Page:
- 1.6 million young people are affected by eating disorders (14-25 year olds mostly affected)
“Our goal is to help to shape the health, wellbeing and self-esteem of current and future generations through motivational workshops and talks in schools across the country”
‘An adolescent who is healthy is the best foundation for a healthy adult life, which will in turn influence future generations’ health’. The Lancet, Editorial, 28 April, 2012
I recently attended the Nutrition Society conference on ‘Breakfast consumption and learning in teenagers’.
The scientific evidence and real-world impact conference
Prof. Louise Dye and Dr. Katie Adolphus – University of Leeds
Alarmingly a third of 14 and 15-year-old girls skip breakfast to lose weight, a study by the Schools Health Education Unit has warned, leaving them unable to focus and concentrate at school.
Children and teens often have a longer overnight fast, leaving them with low glucose stores on waking. Learning on an empty stomach reduces their readiness to learn and academic outcome. Most of the heavy academic curriculum is taught in the mornings so having breakfast is critical.
We know that over the course of the morning teenagers’ cognitive performance does decline in line with their blood sugar levels. Ideally a low GI (glycaemic) nutrient-rich breakfast including all food groups (protein, fats, and complex carbohydrates) is what’s needed.
Evidence shows that breakfast consumption also leads to more physical activity. Without breakfast, studies show teenagers report feeling sluggish and an inability to concentrate. Breakfast eaters report improved mood, cheeriness and an improved ability to concentrate.
The results of their meta-analysis of breakfast consumption showed consistent positive benefits on adolescent cognitive function, learning, concentration, and academic outcomes.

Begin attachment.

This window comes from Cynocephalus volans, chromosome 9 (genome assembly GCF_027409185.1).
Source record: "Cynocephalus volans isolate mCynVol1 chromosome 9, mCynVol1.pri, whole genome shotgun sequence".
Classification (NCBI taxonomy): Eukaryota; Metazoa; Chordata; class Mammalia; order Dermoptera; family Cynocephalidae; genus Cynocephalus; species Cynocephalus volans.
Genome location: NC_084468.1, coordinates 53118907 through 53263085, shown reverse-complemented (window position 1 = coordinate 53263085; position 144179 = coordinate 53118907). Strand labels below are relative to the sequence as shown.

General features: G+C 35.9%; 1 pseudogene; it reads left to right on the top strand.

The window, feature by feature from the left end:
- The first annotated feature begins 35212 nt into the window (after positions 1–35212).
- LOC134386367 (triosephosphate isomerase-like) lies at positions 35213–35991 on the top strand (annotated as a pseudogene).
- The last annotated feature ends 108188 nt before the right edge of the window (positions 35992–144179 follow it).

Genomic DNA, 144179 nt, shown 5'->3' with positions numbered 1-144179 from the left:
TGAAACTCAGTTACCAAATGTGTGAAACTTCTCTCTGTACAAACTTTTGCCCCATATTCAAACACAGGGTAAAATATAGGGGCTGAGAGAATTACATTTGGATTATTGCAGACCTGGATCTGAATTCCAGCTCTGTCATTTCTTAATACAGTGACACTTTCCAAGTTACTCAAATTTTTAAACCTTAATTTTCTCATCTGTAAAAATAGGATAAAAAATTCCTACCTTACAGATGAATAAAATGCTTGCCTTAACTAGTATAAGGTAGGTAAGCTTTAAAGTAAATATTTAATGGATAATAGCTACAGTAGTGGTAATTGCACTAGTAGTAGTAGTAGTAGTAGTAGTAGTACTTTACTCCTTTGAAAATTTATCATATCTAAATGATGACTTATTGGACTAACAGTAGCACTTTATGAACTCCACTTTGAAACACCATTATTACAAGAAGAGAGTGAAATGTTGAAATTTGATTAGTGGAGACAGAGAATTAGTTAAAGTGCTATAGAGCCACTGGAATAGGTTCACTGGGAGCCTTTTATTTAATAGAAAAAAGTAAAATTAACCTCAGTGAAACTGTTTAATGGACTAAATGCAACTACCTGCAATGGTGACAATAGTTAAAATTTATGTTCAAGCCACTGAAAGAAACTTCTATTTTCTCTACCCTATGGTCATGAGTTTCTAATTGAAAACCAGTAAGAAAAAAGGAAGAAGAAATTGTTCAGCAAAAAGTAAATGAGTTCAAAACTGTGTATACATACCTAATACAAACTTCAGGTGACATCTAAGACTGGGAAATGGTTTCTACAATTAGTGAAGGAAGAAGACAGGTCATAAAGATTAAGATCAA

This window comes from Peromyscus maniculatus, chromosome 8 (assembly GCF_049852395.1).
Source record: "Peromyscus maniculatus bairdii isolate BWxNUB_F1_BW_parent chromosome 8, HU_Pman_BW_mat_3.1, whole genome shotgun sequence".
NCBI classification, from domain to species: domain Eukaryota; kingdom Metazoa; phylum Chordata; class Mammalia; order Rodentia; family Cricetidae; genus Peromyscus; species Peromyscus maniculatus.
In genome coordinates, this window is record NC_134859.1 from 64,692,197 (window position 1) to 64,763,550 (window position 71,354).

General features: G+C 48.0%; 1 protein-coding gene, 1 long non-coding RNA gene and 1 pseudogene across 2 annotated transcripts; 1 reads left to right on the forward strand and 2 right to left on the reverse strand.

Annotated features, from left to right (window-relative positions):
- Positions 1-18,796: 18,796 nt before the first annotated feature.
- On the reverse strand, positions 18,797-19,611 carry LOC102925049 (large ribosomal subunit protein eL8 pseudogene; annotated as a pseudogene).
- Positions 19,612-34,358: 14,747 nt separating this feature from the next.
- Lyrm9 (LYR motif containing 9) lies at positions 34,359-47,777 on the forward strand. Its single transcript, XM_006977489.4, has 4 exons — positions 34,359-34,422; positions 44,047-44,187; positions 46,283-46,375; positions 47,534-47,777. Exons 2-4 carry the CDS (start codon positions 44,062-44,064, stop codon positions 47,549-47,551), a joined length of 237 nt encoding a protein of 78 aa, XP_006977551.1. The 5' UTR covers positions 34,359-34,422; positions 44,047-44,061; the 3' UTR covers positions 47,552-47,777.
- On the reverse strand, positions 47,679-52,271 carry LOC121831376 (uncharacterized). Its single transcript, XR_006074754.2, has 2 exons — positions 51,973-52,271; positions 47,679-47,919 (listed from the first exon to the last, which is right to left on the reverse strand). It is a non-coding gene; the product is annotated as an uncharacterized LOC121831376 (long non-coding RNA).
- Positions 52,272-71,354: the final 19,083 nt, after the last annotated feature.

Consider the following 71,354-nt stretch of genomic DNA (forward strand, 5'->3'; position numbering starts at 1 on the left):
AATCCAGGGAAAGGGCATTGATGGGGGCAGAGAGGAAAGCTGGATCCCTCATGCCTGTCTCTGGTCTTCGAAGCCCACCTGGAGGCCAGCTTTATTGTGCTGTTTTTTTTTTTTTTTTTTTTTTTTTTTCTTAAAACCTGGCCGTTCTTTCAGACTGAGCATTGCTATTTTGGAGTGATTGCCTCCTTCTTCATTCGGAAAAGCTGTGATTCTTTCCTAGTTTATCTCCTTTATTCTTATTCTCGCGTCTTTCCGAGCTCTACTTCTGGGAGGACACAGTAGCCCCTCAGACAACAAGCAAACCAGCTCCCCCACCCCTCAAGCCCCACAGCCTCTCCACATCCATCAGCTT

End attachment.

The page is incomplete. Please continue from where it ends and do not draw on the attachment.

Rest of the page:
Simple breakfast ideas include;
• Eggs, wholegrain toast
• Wholegrain toast with nut butter
• Wholegrain low sugar cereal e.g. porridge with fresh fruit
• Overnight oats with fruit
• Full fat greek yoghurt (sugar free) with low sugar granola and fruit
• Smoothies with oats, nut butter and fruits (frozen works well too)
• Wherever possible encourage consumption of a palm-sized portion of unsalted nuts and seeds with breakfast. These are a great source of essential fats, fibre, and a powerhouse of slow-release nutrients.
Drawing on the combined power of my clinical work and work in schools, I wanted to share and condense my knowledge with a self help book. The Teenage Health and Wellness Guide – targeted specifically at 11-22 year olds. Within the 240 pages I set out age-appropriate, user friendly scientific information on nutrition, health and wellbeing with a simple recipe section at the end.
The Nutrition Guru – The Teenage Health and Wellness Guide is available from www.thenutritionguru.co.uk website now.
15% of all profits will be donated to Fareshare.org.uk, is the UK’s largest charity fighting hunger and food waste.